And…loving is mostly hard work, and messy, and made up of moments that aren’t particularly memorable.
But I think I’m ready to love a little more.
Like everyone else, I’m going to start with the eclipse! I didn’t see much of it; I went outside briefly, but it was much more fun to watch other people stare at the sky and share eclipse glasses, and then I could stay inside and continue my crocheting and conversing.
I may not have ended up being too excited myself, but I hated hearing people get so disdainful and even mean about how excited people were to see the eclipse, like there was something wrong and childish in getting excited about this once-in-a-lifetime opportunity to see a cool nature thing.
I’m sorry, really?
I’m all for people getting excited for pretty much whatever. Yes, there are limits, i.e. legality and morality, but other than that: woodworking? button collecting? beetles? lighthouses? your job? an obscure species of plant found only in a square mile of the Amazonian rainforest? You go!
In honor of that spirit–and, as that person who sometimes feels self-conscious about the “weird” things that I sometimes read–here’s a list of books I’ve been loving lately, even if I do feel self-conscious talking about them, and loving them.
- 100 Essential Modern Poems by Women: I just always feel self-conscious about reading poetry, as if by doing so I’m shouting to everyone that I’m conceited and obnoxious. I’m not sure why that’s my first thought about reading poetry?? Anyway, it’s a collection of a hundred poems written by women over the last hundred and fifty years, and while I haven’t loved every poem it’s a really good collection. It also includes biographical information about every poet, which is fascinating. (I may or may not now be dreaming of reading a book of poetry by each of the women featured?) I just find poetry so interesting and truthful, even and maybe especially when I don’t understand it. And I love reading more by and about these women poets that I’ve mostly never heard of.
- From Midterms to Ministry: Practical Theologians on Pastoral Beginnings. Because…it’s so bad that I want to be a better pastor? *sarcasm alert!* I’m not quite sure why I feel so self conscious about this, although I’m sure it has something to do with not wanting to admit that I still have so much to learn. Or maybe I just feel self-conscious that my first learning instinct is to find a book about it.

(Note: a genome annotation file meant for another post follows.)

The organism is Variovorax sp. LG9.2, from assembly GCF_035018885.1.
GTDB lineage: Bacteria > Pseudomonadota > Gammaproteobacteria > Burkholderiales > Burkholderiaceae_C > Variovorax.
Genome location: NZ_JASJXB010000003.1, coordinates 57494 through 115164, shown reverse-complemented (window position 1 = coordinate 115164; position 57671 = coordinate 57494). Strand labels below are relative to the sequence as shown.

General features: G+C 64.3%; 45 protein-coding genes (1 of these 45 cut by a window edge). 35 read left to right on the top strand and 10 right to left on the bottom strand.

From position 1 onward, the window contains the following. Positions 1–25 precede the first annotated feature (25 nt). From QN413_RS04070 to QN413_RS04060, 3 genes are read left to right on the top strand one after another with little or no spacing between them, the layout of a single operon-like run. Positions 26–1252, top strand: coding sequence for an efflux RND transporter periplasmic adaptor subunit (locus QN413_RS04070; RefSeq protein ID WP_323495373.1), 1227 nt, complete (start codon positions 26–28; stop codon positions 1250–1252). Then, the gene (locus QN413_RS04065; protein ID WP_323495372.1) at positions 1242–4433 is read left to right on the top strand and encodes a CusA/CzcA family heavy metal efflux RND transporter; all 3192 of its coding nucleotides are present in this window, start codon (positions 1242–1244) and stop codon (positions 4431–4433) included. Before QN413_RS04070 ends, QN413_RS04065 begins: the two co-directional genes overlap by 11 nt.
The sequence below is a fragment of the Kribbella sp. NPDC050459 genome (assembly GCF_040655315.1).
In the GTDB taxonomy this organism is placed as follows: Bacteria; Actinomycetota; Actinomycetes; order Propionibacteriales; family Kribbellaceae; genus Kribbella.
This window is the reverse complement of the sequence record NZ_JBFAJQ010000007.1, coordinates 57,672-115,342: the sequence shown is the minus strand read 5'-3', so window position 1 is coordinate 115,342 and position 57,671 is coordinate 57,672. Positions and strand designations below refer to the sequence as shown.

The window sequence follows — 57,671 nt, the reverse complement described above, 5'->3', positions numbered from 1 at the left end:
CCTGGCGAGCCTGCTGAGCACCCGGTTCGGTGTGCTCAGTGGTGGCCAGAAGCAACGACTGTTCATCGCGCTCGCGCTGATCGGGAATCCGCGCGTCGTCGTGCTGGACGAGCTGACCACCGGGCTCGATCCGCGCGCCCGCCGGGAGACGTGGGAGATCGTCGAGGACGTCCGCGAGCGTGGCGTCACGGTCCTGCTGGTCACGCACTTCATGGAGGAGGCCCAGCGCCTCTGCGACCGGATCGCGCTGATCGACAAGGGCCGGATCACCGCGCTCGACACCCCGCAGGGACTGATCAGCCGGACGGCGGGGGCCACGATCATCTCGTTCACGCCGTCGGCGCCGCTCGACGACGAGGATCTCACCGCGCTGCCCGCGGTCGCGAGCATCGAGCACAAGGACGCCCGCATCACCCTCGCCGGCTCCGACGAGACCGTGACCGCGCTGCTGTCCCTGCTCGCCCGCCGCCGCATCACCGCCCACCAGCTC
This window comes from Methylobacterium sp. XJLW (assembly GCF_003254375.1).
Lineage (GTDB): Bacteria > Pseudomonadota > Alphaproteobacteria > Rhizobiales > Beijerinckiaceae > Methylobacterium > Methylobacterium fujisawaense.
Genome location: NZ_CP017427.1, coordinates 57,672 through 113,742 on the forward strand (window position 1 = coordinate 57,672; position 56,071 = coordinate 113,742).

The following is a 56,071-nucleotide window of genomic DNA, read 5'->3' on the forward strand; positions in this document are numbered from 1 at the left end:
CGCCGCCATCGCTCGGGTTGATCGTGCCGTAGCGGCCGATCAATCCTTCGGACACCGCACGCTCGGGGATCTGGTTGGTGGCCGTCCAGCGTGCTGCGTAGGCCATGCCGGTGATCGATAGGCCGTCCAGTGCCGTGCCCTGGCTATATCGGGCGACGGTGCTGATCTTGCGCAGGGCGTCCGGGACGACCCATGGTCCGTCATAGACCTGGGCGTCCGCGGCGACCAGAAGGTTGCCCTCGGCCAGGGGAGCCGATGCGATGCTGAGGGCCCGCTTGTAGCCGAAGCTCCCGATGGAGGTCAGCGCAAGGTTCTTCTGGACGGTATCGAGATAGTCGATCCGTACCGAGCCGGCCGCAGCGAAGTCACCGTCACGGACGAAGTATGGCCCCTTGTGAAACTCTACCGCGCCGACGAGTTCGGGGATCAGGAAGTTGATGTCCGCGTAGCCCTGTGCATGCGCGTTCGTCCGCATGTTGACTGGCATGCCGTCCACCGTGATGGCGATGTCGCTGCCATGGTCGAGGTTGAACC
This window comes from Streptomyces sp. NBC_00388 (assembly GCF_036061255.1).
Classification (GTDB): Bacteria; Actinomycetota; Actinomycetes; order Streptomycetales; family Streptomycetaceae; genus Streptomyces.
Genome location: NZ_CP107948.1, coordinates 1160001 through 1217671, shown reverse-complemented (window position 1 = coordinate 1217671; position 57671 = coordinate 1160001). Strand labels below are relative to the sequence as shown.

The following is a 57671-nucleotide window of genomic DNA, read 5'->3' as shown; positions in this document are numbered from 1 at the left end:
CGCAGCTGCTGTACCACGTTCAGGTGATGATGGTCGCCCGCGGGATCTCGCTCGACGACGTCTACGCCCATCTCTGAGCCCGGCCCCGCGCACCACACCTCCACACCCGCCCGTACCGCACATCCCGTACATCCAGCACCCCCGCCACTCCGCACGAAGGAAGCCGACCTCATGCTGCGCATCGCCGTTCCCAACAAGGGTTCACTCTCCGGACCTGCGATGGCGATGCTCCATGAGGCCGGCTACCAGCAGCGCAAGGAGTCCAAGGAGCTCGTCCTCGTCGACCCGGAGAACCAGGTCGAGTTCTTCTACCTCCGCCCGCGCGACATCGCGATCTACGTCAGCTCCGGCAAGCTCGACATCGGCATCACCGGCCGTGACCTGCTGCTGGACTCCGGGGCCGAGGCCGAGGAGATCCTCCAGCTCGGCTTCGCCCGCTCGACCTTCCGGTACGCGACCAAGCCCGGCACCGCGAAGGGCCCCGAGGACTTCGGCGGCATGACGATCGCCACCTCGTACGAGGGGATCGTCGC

- God and World in the Old Testament: A Relational Theology of Creation by Terence E. Fretheim: This book is a bit of a brick, complete with a final third made up entirely of footnotes in a tiny font. I love it! I love most of Fretheim’s work, in fact, for he’s very thorough and methodical, and it’s been oddly fun to slowly work my way through a such a scholarly work.
What about you? What have you been loving unabashedly, or trying to?
It's been a while!
I really hate starting with that–and I hate having started with that so often in the history of this blog.
I just…haven't felt like I've had much to write about. Part of that was taking on a new job at the beginning of last month, which put me at just about full-time between all of my jobs. What a transition! It hasn't been bad, really. It's been tough, sure, and an adjustment, but I really love it. It's a good job. But between the new job and my other jobs, there have been lots of little good moments (and lots of irritating, frustrating ones, too!) but nothing big enough that I wanted to write a whole post about it.
But good grief it's been a long time since I wrote anything here.
And I think those little moments are worth celebrating and cherishing–and isn't that what I wanted to do here, in this space? find the good and beautiful and God in the routines and small moments of life? So let's take a moment–let's celebrate all the tiny things that being us joy. For me, that's been:
- Walking to work. It's a tiny way to make space for myself, and I love it.
- My new friend.
- Going to the park. I live right by one, and I've finally rediscovered that is a great place to go to read or get some work done.
- Beautiful sunsets. Enough said, right?
- Work. Definitely not every day–but there's something beautiful about seeing a task be completed, and being the one working towards that. There's something wonderful about having a clearly defined goal.
- Crocheting. I've been crocheting more lately and loving it! I find it such a soothing way to spend an hour or two.
- Writing. Surprising no one but myself, developing a regular writing habit has been giving me so, so much joy. (Perhaps this is a post for another time, but why do we so vehemently avoid the parts of life that give us the most joy?)
- Rain. We've had so much rain here I've the past month, and I love it. It's my favorite weather, full of such beauty and potential.
What about you? What small things have you been loving?